High Risk Pregnancy – Risk Factors

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Ensuring that your pregnancy completes a full-term, and you deliver a healthy baby, is the cornerstone of our aim at Apollo Cradle & Children’s Hospital. High risk pregnancy cases, which can cause complications during pregnancy, or during childbirth, require a very different kind of care, which our specialists are trained to diagnose and treat.

A critical part of managing high-risk pregnancies can ascertain the cause, or the risk factors that can cause complication. High-risk pregnancy factors can broadly be split into four different categories. This include:

  1. Maternal age
  2. Lifestyle choices
  3. Pregnancy conditions
  4. Medical history

Let’s look at each of these in some detail:

  1. Maternal Age:

    One of the common risk factors that can cause complications during your pregnancy is your age. Woman who are over the age of 35, when their baby is due, are at a greater risk of complications. These complications can include having a caesarian delivery, prolonged labour, labour that does not advance or an infant who may suffer from a genetic disorder. Other delivery complications, like excessive bleeding during labour, may also be faced.
  2. Lifestyle Choices:

    Lifestyle choices like drinking alcohol or cigarette smoking can adversely affect your pregnancy. The former, when consumed, passes directly to the fetus, through the umbilical cord. Studies suggest that women who drink during pregnancy are more likely to suffer from a miscarriage, or in extreme cases, a stillbirth.

    Other risks of alcohol consumption during this period include a greater chance of congenital disabilities or Fetal Alcohol Spectrum Disorder. The latter is a term used to describe a category of fetal disorders that can be caused by alcohol consumption. These disorders can include abnormal facial features, height problems, low body weight, hyperactivity disorder, intellectual disabilities or vision and hearing problems.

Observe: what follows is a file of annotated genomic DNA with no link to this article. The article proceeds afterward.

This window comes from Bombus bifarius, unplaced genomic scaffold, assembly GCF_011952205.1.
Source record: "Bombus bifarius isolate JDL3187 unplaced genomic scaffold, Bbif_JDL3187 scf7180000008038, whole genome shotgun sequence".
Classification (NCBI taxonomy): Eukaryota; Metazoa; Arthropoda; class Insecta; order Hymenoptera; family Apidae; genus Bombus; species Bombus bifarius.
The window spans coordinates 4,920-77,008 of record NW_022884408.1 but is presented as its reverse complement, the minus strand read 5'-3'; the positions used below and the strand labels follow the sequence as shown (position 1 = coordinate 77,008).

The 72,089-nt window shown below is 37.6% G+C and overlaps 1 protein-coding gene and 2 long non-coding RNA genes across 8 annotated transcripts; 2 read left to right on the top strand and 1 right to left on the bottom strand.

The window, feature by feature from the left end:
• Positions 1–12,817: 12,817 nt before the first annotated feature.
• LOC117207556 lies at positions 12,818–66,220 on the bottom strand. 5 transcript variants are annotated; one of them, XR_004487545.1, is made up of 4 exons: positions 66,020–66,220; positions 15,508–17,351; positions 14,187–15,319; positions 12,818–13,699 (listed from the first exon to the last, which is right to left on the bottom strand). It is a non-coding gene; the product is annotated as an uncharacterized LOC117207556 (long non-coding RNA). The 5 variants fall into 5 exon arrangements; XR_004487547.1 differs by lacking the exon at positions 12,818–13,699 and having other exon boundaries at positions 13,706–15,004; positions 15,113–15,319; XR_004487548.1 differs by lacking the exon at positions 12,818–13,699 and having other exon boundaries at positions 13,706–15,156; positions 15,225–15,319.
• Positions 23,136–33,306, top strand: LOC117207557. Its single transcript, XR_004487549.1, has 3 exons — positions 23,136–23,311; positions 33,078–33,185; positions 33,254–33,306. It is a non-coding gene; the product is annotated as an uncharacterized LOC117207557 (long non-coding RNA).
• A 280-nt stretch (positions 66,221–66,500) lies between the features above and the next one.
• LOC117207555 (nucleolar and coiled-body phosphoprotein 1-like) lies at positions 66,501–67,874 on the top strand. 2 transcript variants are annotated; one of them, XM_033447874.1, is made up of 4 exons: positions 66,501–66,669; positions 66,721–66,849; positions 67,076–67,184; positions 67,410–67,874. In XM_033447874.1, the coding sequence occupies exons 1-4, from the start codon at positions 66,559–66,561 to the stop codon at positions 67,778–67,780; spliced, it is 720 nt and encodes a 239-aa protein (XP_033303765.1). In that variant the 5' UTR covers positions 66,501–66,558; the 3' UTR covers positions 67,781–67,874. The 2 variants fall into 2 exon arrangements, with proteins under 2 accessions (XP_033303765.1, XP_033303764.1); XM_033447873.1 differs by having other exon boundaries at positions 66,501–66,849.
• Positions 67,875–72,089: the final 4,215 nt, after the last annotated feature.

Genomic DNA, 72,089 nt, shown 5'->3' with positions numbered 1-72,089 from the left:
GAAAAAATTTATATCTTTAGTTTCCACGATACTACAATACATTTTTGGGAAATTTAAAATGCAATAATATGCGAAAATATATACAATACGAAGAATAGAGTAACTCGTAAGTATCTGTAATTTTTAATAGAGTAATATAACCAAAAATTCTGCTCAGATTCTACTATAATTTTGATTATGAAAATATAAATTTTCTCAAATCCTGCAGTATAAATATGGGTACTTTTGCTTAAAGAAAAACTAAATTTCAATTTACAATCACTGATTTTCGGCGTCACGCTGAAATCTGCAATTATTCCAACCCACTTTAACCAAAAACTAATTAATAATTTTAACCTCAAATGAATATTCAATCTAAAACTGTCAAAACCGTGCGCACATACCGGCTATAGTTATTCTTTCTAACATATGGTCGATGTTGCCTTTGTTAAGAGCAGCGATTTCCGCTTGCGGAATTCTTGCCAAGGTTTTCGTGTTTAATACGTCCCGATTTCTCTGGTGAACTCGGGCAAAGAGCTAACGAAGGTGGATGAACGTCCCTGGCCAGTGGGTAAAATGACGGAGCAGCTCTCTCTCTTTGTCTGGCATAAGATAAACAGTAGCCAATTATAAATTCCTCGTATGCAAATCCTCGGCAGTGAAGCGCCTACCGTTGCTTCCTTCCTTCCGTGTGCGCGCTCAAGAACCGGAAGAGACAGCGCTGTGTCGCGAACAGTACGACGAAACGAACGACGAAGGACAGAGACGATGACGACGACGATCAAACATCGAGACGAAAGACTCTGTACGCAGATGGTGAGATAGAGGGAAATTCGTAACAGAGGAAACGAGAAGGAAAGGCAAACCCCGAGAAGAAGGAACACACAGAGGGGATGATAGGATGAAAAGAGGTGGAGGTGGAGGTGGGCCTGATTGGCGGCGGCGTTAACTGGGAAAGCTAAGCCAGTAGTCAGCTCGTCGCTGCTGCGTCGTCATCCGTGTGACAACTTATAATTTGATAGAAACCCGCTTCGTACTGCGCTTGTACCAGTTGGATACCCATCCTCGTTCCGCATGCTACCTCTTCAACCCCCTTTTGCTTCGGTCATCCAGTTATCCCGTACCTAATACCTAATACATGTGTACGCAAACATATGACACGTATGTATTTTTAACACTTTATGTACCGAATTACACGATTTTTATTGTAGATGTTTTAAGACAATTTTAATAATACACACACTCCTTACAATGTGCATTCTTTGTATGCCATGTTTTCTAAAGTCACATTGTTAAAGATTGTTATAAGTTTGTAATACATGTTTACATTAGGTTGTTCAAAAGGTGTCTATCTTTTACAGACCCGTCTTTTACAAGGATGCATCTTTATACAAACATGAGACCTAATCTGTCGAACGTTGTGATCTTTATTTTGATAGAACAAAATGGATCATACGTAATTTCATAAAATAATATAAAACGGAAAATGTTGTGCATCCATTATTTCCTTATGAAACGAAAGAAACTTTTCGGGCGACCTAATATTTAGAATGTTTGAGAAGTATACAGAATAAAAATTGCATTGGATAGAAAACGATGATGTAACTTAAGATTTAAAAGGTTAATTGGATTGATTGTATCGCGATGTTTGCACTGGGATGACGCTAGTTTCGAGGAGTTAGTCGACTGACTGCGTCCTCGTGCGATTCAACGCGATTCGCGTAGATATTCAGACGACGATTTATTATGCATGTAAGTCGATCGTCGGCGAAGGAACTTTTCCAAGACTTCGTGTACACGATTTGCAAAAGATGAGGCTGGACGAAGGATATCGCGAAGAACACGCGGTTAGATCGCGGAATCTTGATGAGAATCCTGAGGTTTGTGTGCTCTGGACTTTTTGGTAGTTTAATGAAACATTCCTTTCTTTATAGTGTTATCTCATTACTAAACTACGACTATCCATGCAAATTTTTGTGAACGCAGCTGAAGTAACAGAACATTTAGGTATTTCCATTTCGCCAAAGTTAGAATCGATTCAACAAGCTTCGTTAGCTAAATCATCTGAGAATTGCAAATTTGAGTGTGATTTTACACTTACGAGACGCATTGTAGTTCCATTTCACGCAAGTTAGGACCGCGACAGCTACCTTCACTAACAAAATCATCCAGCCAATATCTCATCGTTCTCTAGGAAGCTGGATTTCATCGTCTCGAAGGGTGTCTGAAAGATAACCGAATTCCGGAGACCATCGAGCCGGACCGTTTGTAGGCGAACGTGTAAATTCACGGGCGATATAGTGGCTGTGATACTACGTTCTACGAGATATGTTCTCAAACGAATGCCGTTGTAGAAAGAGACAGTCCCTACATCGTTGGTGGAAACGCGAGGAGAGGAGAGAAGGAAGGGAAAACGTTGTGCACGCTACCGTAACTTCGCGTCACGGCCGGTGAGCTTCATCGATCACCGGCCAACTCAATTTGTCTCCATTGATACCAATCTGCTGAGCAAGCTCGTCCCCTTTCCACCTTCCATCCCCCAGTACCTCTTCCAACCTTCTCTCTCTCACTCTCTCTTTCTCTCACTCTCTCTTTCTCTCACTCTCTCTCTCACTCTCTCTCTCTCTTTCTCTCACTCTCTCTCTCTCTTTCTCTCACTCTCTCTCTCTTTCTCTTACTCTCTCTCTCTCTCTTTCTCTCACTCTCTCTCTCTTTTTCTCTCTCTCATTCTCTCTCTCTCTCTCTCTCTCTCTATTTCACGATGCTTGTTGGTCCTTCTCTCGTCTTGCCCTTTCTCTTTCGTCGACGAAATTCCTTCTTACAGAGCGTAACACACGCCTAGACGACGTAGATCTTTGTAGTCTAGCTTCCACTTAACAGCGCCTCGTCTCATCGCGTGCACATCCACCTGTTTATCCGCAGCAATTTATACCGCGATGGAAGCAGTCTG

Cigarette smoking during pregnancy can put your baby at risk for preterm birth, birth defects and sudden infant death syndrome (SIDS). Secondhand smoke can also be dangerous for you and your baby, and can put you at an increased risk for health problems.

  3. Pregnancy Conditions:

    The state of your pregnancy can also increase the risk faced.
    1. Multiple Gestation:

      In circumstances where multiple gestation occurs, i.e. a pregnancy with twins, triplets, or more, can increase the risk of your babies being born prematurely. Having three or more infants can increase your chances of needing a cesarian section. Twins or triplets are also more likely to be smaller in size when compared to babies born from a singleton birth. Your babies may also have more difficulty in breathing.
    2. Gestational Diabetes:

      Also known as diabetes during pregnancy, this complication, if not adequately controlled, increases the risk of preterm labour and delivery and high blood pressure.
    3. Preeclampsia:

      Your pregnancy can also result in you facing a sudden increase in blood pressure, after the 20th week of your pregnancy. A syndrome, known as Preeclampsia, this medical condition can affect your kidneys, liver or brain. If this is left untreated, this condition can cause long-term health problems, or even prove fatal to the health of both you and your baby. A severe form of preeclampsia called Eclampsia, is also a risk, as this syndrome results in you suffering from seizures or even going into a coma.
  4. Medical History:

    Your pregnancy can also be affected by some pre-existing health conditions. These can include:
    • High Blood Pressure:

      Uncontrolled blood pressure can result in damage to your kidneys, or increase the risk for a low birth weight.
    • Polycystic Ovary Syndrome (PCOS):

      This disorder can interfere with your ability to get pregnant, or to have a full-term pregnancy. PCOS can also increase your chance of suffering from a miscarriage, and increase the likelihood of premature delivery, preeclampsia or gestational diabetes.
    • Diabetes:

      High blood sugar levels when you are pregnant can cause birth defects in your baby during the first few weeks of your pregnancy.
    • Kidney Disease:

      You may find it tough to conceive if you are suffering from a kidney disease. Your pregnancy also faces a significant risk of miscarriage.
    • Autoimmune Disease:

      Certain autoimmune diseases, like Lupus, can increase the risk of preterm birth or even stillbirth. The treatment that you may be undergoing to tackle this can also be harmful to your baby, making it essential to check with your doctor while planning your pregnancy.
    • Thyroid Disease:

      An uncontrolled Thyroid disease, such as an overactive or an underactive thyroid, can cause problems for your baby, like heart failure, poor weight gain or other birth defects.
    • Obesity:

      Excess weight can make your pregnancy more difficult, and also increase your chances of developing diabetes during pregnancy. Excessive weight can also result in a difficult birth. Being underweight can also be a treat, both for you and your baby.

Understanding the risk factors that can cause a high risk pregnancy is only the first step towards ensuring a healthy delivery. Our experts merge expertise, experience and the latest technology to diagnose  and treat. Book an appointment with one of our specialists today!